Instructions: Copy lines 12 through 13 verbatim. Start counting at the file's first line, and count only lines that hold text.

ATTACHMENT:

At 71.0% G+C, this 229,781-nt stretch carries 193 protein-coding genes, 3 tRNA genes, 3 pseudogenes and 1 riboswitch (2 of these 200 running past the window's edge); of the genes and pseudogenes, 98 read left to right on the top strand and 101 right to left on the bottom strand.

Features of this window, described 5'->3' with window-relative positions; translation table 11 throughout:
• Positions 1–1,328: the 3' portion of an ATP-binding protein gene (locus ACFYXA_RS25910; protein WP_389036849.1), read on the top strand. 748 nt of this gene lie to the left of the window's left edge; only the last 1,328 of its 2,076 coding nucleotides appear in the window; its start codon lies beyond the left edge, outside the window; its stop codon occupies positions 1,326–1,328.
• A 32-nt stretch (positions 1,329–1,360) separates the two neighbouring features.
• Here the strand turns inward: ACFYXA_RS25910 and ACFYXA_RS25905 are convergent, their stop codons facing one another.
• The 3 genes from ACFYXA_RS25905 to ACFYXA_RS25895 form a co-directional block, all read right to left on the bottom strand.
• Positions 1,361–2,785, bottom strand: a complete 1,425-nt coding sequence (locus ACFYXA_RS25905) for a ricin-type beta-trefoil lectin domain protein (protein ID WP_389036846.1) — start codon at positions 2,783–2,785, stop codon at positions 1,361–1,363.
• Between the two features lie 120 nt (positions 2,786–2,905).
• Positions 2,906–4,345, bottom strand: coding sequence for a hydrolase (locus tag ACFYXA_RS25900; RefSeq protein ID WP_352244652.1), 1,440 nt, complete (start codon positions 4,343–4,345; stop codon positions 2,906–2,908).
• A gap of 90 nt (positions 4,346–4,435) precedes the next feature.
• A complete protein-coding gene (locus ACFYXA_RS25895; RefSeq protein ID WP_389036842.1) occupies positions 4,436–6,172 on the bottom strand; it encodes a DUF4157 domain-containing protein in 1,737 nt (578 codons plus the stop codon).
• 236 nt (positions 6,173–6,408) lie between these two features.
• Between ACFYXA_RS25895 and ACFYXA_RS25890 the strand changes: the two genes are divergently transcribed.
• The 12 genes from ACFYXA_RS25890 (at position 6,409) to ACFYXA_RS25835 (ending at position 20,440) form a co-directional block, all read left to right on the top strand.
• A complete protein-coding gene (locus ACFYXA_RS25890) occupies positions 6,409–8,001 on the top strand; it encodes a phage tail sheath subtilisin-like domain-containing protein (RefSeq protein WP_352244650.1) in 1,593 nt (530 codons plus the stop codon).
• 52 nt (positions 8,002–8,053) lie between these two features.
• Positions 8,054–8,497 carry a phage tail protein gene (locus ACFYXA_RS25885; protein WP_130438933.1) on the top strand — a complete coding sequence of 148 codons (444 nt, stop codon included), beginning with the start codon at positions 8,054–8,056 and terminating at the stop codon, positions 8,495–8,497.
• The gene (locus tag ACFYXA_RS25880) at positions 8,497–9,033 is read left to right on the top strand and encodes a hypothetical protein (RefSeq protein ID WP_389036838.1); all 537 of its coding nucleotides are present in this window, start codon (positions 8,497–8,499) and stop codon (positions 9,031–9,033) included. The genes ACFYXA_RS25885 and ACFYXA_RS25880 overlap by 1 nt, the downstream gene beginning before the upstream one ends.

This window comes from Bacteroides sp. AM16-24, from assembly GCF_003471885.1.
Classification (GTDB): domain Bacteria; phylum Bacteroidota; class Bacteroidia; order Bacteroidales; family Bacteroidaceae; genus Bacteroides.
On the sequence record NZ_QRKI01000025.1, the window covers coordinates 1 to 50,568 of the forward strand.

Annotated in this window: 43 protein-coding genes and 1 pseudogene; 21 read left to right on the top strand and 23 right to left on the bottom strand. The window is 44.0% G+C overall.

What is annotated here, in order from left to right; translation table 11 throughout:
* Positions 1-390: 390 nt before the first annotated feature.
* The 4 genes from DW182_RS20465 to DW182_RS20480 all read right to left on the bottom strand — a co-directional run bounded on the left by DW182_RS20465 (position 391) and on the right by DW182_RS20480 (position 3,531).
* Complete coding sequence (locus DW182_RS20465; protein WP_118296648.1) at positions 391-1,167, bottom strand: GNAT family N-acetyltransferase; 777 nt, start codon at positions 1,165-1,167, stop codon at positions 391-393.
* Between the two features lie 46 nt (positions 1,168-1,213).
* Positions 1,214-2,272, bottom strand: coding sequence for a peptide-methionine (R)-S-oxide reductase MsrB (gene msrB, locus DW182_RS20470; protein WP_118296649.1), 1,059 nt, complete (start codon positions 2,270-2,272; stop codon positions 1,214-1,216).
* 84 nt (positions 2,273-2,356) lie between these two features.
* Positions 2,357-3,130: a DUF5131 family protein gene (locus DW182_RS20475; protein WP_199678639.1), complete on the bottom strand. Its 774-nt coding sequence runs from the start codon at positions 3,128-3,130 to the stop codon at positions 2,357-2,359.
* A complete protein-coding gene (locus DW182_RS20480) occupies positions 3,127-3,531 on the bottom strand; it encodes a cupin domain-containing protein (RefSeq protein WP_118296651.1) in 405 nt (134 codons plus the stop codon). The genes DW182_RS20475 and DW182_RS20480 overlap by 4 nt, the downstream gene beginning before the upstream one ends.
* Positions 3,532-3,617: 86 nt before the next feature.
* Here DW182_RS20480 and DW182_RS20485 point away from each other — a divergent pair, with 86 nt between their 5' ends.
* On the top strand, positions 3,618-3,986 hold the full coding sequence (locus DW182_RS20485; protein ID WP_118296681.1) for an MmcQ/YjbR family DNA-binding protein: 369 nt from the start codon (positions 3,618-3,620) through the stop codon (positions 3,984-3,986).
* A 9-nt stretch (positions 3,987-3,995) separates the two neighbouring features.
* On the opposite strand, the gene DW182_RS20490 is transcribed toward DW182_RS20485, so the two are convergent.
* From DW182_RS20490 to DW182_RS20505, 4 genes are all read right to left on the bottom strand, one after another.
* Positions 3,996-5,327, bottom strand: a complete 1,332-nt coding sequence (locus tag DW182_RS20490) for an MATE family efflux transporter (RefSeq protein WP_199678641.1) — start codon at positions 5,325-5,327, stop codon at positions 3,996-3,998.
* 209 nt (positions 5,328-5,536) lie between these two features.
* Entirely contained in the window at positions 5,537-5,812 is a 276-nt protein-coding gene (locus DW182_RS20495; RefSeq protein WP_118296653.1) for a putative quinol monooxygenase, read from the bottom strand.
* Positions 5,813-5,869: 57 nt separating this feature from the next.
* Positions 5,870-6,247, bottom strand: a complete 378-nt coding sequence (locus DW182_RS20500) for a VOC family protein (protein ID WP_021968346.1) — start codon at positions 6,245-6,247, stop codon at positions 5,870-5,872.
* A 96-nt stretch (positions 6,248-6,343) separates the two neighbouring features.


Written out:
• 236 nt (positions 6,173–6,408) lie between these two features.
• Between ACFYXA_RS25895 and ACFYXA_RS25890 the strand changes: the two genes are divergently transcribed.